Presentation on theme: "The Motion Picture Production Code of 1930– First Enforced in 1934. The Hays Code."— Presentation transcript:
The Motion Picture Production Code of 1930– First Enforced in The Hays Code.
In 1915, the United States Supreme Court ruled that film was a business, and not an art form, and therefore not eligible for 1st Amendment protection. From the 1920s up until the 1960s, local and state censorship boards reviewed films, prevented their presentation, and prosecuted those who showed banned films. Organizations, especially those affiliated with the Catholic Church, organized to press for a national code through the 1920s, especially as films became more open and frank in their content. The Motion Picture Production Code of 1930 was established and enforced to control the content of films show in the United States and to give studios a way to nationalize the film review process. The Beginning
Production Code in Practice Some pre-code films are surprisingly open in their treatment of sexuality, womens social roles, violence and drug/alcohol use, even by the standards we are used to today. Once the production board gained the power to review and demand changes in films released in the United States, films were censored, and there was considerable self-censorship, in order to adhere to the code. Many films and filmmakers pushed the envelope as far as they could during the twenty year period that the Hays Code was enforced.
The End of the Code In 1952, the United States Supreme Court overturned its previous ruling and gave film First Amendment protection. International films and independent films, that were not limited by the Hays Code, were shown by independent distributors through the 1950s and 1960s, putting pressure on Hollywood to deal with controversial topics in a more open manner. In 1968, the Hays Code was replaced by the current MPAA ratings system and films were no longer censored by any oversight body. The MPAA ratings system remains controversial, however, due to the inconsistency of the ratings given and the financial consequences of having a NC-17 rating.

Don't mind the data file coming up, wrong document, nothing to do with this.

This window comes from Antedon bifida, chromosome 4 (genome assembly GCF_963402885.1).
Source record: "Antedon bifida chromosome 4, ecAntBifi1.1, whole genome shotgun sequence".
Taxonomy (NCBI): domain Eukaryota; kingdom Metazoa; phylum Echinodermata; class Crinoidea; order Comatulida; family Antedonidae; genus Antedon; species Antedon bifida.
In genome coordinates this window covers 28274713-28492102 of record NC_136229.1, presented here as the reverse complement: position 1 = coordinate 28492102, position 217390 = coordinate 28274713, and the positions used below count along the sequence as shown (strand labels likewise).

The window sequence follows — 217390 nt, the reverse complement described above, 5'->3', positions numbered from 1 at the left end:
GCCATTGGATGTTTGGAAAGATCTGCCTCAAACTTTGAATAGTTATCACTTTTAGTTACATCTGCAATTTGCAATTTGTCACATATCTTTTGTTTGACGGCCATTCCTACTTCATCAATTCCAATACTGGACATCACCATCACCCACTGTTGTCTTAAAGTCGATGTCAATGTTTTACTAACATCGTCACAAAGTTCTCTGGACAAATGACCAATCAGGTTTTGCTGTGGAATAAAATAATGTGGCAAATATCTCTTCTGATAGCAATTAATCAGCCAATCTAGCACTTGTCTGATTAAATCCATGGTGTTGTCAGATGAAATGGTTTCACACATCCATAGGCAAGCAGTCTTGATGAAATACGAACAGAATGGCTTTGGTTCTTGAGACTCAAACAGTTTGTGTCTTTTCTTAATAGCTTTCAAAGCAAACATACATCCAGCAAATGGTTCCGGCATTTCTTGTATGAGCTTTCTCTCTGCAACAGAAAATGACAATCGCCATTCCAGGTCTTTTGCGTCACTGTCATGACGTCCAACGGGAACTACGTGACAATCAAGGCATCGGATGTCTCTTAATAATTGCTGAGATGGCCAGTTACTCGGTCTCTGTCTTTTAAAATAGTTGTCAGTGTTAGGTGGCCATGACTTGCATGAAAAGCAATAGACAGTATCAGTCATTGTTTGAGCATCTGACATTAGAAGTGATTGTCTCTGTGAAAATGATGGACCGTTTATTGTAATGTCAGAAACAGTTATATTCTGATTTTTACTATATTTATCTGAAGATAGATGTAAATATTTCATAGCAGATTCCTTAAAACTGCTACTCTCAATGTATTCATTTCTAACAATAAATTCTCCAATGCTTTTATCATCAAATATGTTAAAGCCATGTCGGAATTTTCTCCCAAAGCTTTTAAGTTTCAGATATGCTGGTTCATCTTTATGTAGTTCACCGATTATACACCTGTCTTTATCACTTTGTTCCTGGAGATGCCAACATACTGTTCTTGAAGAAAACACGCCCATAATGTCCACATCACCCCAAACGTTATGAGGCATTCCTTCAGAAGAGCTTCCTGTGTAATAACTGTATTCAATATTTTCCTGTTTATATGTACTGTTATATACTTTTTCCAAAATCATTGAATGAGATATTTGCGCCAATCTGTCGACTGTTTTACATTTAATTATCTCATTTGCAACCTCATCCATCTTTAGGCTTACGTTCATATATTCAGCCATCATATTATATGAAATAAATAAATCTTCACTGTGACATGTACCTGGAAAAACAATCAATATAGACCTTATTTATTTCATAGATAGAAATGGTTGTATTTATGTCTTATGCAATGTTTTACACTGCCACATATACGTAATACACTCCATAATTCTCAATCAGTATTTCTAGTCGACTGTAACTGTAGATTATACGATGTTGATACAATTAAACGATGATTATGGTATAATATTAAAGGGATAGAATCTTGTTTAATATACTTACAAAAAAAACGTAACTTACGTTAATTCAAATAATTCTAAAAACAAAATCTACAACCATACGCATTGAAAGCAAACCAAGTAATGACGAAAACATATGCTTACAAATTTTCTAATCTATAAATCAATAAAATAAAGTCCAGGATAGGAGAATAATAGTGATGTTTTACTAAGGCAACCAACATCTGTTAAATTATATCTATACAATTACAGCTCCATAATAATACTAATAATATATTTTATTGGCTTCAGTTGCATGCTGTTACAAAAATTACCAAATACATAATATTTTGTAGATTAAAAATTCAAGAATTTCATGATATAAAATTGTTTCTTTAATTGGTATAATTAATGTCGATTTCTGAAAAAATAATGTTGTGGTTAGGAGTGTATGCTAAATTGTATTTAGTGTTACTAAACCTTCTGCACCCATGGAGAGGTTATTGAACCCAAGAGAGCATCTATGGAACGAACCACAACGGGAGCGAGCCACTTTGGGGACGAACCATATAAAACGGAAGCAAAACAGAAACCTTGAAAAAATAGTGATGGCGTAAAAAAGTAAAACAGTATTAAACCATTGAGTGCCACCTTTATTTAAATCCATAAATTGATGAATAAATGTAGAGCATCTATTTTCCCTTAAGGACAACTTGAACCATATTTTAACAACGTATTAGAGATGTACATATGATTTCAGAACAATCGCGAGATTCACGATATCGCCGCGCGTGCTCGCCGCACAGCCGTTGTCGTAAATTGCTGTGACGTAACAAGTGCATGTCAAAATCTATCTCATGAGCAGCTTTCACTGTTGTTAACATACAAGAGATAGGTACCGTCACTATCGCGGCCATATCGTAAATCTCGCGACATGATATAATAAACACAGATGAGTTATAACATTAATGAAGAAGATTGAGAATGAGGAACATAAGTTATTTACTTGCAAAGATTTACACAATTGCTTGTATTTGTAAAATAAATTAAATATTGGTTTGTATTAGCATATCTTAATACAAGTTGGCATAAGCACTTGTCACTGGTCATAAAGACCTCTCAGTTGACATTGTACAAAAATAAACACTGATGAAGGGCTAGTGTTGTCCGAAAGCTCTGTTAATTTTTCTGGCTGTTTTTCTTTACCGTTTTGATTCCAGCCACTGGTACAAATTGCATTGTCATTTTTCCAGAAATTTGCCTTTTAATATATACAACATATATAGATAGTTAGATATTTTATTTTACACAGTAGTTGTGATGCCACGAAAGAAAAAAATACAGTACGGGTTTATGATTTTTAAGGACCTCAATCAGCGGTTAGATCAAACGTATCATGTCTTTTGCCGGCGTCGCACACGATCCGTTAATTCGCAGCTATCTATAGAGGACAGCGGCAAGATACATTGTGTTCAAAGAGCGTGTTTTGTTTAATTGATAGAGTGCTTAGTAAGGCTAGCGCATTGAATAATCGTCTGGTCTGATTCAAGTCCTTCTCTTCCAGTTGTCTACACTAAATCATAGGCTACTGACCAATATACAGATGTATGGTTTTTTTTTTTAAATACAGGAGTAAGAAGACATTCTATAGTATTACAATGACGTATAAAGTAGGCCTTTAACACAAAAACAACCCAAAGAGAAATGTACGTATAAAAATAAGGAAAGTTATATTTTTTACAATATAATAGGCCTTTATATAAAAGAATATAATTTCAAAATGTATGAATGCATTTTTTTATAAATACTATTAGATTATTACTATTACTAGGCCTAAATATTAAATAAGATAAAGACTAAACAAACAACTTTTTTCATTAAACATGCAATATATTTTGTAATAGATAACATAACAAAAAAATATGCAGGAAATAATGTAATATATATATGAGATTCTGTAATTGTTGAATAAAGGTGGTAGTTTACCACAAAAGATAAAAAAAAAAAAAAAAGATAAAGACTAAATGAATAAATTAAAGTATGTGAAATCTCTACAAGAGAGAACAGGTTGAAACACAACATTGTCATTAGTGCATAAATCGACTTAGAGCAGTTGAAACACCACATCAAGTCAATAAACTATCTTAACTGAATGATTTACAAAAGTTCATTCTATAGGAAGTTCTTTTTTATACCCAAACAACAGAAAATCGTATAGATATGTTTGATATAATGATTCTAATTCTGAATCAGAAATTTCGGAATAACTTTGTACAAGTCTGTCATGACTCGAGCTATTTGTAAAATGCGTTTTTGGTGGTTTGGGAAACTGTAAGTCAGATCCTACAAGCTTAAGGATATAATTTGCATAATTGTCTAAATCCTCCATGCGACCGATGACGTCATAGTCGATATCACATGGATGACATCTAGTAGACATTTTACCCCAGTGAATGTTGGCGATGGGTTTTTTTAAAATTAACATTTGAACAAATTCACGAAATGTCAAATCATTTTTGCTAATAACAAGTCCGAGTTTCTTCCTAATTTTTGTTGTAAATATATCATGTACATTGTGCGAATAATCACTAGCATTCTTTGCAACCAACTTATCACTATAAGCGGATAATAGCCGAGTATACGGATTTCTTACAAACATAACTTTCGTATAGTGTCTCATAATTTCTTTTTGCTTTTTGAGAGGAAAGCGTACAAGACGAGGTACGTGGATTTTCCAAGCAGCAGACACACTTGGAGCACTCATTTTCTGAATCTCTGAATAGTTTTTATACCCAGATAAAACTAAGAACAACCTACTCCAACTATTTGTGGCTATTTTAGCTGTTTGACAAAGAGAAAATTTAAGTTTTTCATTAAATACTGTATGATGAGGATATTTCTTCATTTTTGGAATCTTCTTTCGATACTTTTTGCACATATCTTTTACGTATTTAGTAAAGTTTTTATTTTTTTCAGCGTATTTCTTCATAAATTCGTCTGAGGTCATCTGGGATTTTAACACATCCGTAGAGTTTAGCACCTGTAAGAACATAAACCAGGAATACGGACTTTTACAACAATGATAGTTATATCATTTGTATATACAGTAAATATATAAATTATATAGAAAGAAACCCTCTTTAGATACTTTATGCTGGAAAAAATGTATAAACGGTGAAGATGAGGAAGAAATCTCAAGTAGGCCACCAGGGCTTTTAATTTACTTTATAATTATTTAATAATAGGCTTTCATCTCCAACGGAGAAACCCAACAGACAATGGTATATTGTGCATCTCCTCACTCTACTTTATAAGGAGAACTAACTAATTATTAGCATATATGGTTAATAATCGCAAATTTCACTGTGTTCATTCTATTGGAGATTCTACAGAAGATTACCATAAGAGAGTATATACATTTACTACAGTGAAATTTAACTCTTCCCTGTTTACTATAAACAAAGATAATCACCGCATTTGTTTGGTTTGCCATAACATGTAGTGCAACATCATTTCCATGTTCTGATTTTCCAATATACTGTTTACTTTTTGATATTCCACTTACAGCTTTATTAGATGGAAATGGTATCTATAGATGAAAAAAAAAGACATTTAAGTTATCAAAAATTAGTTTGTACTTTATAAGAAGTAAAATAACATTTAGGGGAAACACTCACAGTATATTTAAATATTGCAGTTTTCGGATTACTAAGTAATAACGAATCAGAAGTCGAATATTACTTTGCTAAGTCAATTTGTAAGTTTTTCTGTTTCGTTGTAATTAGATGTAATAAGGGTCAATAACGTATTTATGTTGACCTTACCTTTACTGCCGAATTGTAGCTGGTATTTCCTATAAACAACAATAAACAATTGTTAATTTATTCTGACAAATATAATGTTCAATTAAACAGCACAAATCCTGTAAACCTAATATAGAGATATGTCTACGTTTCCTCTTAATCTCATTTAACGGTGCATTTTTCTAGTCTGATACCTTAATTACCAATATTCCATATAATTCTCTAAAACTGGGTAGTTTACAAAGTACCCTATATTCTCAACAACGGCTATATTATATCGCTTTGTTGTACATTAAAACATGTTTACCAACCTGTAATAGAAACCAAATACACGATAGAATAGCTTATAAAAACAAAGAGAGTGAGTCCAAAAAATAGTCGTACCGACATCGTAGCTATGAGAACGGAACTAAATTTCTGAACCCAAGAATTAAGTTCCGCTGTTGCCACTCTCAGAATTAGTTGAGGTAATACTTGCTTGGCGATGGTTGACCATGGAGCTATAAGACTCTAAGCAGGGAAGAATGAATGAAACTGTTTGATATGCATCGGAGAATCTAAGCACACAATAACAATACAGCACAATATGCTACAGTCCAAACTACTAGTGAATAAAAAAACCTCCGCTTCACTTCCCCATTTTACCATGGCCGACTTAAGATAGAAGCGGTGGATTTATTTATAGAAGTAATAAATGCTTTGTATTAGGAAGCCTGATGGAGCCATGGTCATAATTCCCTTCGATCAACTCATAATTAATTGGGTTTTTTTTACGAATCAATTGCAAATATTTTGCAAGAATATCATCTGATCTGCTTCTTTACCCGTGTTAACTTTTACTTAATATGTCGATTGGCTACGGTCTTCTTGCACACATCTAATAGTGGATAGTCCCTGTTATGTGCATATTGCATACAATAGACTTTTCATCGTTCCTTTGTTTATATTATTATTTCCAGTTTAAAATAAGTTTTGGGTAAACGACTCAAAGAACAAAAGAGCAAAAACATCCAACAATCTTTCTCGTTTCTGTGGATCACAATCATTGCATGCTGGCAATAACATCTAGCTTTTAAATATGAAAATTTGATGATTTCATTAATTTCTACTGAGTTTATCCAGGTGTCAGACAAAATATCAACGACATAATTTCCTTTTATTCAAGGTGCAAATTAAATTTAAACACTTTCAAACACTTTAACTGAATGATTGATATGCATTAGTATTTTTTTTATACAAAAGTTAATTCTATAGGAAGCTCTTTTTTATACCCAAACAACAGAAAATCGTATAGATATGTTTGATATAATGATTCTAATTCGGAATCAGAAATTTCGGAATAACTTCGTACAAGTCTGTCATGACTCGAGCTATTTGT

Reading the Hays Code: 1. Read the Hays Code, making notes in the margins. Your notes should include questions for clarification, key ideas, and your own reactions. 2. Read Public Enemy aloud in your group, pausing at each text box to clarify ideas, discuss the questions, and share your own opinions. 3. Discuss and take notes on the questions on the back of Public Enemy in your group. Be prepared to share your groups thoughts with the class.
Examining Allegory, Symbolism, Irony and It Happened One Night What is an Allegory? Is It Happened One Night an allegory? Why or why not? Clarify the different ways in which symbols are used in film. How are symbols used in It Happened One Night? Clarify the different forms of irony. Provide an example of each kind, from any of the films weve seen, but especially It Happened One Night. What is your evaluation of It Happened One Night? Is it good or great? Is it timeless or universal? What is your subjective evaluation?